Bookshelf: Four Fish

Four Fish – Paul Greenberg

Four Fish
Four Fish

This is a big idea book – perhaps best to compare it to a TED talk, only more substantial. It is structured around four types of fish: salmon, tuna, sea bass and cod. The history of humans’ engagement with these archetypal families of fish enables Paul Greenberg to plot the trajectory of the possible futures we face, feeding ourselves from the ocean.

All four fish – salmon, tuna, sea bass and cod – have been fished to within a hair’s breadth of extinction. The story of cod is perhaps best known, from its original exploitation in the North Atlantic – beginning 1,000 years ago – to the catastrophic failure of the fisheries on the eastern seaboard of North America in the last several decades of the 20th century. Greenberg repeatedly cites and pays homage to Mark Kurlansky’s deceptively slim volume on the subject of cod (Cod), and to some extent this book capitalises on Cod‘s popularity.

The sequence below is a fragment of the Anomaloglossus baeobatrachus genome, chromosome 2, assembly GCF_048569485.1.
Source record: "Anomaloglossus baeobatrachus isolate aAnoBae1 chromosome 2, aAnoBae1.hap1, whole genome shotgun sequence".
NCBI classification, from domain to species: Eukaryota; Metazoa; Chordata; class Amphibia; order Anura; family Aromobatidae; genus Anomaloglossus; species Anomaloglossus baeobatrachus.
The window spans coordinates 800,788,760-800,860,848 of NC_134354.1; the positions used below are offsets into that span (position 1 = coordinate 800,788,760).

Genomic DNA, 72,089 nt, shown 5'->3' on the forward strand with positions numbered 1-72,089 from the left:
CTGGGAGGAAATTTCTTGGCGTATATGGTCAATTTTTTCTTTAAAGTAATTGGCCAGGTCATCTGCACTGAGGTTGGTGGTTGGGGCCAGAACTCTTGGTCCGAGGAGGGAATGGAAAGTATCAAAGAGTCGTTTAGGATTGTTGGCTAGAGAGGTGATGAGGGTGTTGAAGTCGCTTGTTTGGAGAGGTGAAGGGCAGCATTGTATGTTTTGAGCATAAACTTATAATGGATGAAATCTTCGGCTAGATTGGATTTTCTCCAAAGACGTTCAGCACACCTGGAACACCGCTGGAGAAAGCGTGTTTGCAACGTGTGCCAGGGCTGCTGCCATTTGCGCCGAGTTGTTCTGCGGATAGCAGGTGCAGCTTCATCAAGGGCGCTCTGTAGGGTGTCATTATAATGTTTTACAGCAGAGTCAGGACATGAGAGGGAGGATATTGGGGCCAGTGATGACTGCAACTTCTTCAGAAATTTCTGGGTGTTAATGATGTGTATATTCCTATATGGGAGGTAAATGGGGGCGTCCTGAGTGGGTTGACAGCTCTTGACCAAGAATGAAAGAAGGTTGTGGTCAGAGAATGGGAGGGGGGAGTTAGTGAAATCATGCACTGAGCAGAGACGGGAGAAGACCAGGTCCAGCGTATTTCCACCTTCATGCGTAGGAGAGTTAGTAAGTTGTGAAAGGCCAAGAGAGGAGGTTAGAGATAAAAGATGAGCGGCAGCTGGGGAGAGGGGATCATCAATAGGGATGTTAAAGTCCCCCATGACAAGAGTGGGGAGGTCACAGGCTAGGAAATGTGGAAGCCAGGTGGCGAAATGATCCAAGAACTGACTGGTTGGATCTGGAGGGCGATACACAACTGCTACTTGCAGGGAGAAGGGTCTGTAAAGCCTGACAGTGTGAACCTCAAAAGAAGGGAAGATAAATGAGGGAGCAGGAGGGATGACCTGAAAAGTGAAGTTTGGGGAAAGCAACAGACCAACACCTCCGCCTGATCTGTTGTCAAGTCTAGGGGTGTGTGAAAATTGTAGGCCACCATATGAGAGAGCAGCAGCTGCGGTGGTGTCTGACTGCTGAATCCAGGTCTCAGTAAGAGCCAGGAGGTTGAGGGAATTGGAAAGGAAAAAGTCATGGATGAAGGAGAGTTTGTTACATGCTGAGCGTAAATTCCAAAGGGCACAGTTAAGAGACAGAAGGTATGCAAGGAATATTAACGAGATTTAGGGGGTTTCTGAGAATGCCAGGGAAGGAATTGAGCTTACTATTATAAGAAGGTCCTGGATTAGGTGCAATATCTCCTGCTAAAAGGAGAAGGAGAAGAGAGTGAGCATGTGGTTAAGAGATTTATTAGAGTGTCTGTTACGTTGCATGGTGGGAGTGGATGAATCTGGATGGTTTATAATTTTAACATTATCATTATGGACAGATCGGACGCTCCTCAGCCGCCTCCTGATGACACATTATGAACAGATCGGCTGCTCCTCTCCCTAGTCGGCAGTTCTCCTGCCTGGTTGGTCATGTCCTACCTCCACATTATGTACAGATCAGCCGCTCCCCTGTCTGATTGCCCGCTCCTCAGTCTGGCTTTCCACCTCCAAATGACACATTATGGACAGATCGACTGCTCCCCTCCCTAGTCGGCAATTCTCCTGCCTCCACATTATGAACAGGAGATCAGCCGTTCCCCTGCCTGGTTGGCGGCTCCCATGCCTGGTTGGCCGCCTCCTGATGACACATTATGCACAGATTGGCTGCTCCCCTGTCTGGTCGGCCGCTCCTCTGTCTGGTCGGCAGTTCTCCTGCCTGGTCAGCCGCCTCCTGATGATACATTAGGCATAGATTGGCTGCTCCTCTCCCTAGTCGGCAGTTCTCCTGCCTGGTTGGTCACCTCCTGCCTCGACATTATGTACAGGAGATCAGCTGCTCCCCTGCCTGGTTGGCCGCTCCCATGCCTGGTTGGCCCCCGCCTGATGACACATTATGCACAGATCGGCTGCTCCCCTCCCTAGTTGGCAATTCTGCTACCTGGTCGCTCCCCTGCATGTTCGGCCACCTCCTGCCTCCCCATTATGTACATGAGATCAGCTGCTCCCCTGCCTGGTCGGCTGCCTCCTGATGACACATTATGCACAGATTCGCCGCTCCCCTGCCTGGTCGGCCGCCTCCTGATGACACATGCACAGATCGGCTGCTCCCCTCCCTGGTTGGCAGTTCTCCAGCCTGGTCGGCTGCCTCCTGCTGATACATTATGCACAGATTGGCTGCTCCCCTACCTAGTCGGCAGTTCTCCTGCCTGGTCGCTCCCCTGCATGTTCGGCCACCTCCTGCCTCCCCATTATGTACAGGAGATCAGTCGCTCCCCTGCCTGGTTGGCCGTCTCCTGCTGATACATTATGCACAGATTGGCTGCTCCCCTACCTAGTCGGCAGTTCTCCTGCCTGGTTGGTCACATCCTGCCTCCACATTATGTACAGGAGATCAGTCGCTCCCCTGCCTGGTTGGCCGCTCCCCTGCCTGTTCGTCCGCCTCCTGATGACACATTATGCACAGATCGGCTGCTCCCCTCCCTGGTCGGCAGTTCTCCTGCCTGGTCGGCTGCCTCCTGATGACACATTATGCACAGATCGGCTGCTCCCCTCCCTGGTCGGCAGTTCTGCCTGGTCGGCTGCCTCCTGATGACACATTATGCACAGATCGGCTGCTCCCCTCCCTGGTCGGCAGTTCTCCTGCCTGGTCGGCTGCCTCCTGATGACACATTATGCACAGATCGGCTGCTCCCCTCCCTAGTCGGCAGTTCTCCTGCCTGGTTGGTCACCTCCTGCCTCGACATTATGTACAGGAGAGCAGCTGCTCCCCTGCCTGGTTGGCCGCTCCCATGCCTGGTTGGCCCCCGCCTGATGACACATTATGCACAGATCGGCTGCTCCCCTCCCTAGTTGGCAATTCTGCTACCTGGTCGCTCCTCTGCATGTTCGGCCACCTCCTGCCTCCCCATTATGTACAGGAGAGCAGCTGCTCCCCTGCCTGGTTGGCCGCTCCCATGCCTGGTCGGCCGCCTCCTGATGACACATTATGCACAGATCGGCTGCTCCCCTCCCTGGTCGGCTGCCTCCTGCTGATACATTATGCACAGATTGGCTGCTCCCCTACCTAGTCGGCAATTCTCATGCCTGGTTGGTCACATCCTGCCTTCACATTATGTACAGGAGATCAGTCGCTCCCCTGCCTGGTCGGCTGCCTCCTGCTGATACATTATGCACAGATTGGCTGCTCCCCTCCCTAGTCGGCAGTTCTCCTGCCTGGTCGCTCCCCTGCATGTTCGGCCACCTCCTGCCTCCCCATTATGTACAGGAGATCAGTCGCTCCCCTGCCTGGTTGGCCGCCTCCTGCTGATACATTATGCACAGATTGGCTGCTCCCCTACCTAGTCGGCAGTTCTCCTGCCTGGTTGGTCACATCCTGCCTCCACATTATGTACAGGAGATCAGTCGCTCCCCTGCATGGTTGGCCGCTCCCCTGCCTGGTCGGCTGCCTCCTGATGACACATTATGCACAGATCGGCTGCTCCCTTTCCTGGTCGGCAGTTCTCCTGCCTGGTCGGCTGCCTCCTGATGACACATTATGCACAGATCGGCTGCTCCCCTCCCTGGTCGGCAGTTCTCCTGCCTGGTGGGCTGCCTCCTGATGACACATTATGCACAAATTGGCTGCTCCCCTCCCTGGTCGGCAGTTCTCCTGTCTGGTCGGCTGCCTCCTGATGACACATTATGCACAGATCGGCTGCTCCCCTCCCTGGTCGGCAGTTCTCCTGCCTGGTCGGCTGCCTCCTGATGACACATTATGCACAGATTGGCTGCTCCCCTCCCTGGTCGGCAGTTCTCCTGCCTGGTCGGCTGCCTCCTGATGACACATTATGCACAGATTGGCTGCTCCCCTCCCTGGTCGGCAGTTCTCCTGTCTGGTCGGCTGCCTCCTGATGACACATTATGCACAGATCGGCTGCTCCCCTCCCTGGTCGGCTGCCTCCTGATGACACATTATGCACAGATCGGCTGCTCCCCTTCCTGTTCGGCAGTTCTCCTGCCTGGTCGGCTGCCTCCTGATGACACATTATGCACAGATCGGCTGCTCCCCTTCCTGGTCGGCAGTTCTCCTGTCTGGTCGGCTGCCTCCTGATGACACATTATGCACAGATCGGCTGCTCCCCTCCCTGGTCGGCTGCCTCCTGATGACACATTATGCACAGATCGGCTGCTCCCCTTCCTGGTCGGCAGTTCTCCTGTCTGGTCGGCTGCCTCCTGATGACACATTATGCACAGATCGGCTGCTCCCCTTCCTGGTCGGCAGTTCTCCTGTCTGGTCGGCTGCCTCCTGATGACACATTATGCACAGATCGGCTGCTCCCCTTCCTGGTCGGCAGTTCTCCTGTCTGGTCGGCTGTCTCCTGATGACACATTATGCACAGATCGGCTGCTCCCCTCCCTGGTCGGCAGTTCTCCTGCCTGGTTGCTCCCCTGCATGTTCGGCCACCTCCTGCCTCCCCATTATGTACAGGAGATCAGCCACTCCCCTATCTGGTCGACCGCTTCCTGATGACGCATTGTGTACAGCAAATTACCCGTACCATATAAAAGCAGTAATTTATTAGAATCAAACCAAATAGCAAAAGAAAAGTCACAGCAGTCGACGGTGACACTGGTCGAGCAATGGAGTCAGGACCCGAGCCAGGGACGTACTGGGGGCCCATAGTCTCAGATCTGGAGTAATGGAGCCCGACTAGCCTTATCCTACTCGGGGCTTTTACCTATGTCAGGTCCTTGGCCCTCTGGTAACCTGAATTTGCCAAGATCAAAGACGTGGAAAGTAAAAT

Greenberg’s interest, however, is not primarily with the failure of the cod, tuna and salmon fisheries (largely as a result of failing to follow scientific advice in setting quotas – read: rampant greed). He is concerned more with the possibility of farming fish in a commercially viable, sustainable manner. There are lots of problems with fish farming, such as parasites and diseases spread from farmed fish to their wild counterparts, and Greenberg visits a number of aquaculture operations to discover whether sustainable practices that do not harm wild fish are possible.